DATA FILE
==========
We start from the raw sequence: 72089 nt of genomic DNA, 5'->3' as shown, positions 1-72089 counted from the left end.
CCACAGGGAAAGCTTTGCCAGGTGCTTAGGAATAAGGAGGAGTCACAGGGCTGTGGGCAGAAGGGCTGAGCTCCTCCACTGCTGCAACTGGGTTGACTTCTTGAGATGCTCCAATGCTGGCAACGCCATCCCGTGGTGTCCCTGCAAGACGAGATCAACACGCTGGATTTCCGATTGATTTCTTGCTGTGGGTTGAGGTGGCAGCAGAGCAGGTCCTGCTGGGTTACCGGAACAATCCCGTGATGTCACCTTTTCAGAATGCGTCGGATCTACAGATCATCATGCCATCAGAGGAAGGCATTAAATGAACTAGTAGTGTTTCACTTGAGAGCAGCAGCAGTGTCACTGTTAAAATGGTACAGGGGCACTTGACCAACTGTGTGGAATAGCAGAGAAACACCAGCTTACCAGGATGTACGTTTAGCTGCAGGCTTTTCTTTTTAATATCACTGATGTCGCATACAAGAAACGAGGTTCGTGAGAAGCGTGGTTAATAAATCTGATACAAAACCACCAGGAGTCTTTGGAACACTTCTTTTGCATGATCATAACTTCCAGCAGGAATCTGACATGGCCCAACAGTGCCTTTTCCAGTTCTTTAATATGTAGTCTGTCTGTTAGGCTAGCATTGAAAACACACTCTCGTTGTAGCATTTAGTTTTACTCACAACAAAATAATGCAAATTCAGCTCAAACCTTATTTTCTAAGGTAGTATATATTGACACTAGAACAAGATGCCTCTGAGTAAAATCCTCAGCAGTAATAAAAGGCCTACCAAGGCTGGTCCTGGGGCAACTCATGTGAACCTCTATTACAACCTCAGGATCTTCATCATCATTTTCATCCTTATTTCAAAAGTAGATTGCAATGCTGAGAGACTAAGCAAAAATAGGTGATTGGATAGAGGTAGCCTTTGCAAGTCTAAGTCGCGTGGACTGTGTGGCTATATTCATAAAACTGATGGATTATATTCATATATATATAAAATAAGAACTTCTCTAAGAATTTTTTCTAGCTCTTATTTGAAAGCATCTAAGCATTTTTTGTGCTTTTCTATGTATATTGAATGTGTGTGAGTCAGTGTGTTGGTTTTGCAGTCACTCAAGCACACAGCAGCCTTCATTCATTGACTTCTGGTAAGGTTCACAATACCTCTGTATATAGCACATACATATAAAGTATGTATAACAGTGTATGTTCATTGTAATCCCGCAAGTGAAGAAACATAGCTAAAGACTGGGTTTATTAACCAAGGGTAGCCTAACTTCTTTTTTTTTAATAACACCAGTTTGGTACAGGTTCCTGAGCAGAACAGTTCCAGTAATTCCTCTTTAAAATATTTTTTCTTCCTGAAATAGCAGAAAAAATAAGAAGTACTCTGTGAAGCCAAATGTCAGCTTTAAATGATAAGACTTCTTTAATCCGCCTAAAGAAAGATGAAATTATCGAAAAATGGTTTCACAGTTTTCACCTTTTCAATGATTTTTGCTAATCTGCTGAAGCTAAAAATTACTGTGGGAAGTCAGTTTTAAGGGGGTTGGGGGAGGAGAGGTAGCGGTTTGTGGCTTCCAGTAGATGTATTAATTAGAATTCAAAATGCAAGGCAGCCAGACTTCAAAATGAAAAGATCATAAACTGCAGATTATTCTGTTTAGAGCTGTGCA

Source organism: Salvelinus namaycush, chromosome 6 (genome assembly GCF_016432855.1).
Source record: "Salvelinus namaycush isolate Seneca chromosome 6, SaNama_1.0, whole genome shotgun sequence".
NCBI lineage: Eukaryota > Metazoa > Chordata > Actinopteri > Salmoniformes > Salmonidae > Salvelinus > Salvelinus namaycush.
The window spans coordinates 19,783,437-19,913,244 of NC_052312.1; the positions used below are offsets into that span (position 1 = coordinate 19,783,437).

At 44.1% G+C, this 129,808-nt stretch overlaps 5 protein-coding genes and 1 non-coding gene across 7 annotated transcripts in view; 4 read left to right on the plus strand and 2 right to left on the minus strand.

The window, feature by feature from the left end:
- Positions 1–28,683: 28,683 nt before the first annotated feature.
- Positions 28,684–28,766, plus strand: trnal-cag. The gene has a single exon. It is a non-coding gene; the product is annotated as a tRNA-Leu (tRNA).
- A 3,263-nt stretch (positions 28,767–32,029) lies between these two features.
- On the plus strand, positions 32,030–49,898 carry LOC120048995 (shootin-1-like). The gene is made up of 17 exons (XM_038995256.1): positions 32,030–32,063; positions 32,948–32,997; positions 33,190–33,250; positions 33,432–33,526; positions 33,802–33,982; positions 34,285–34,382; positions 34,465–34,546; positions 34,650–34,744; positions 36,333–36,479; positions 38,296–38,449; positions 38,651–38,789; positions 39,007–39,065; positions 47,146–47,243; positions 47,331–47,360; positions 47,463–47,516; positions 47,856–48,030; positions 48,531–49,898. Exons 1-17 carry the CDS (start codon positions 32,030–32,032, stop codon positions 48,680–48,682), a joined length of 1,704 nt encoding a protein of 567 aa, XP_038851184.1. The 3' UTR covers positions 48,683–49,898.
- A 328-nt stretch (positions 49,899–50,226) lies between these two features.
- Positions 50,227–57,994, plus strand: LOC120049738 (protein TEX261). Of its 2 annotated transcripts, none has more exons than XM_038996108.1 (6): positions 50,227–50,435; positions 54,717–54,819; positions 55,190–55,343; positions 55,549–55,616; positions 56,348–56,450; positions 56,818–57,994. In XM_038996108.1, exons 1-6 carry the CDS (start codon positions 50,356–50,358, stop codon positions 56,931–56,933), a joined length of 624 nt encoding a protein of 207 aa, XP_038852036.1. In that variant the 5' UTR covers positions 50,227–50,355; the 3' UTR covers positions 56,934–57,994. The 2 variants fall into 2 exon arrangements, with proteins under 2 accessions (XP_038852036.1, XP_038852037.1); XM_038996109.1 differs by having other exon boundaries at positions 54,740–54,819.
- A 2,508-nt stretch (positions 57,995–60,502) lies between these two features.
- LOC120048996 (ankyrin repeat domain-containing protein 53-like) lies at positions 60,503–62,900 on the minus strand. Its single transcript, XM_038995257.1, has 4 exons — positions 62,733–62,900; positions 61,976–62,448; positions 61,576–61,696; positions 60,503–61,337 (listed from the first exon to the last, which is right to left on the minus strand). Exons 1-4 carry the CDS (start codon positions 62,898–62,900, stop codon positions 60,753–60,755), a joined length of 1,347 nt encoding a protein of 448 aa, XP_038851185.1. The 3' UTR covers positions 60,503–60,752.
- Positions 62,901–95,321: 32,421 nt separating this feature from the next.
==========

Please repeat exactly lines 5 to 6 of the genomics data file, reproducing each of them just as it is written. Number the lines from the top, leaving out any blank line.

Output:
NCBI lineage: Eukaryota > Metazoa > Chordata > Actinopteri > Salmoniformes > Salmonidae > Salvelinus > Salvelinus namaycush.
The window spans coordinates 19,783,437-19,913,244 of NC_052312.1; the positions used below are offsets into that span (position 1 = coordinate 19,783,437).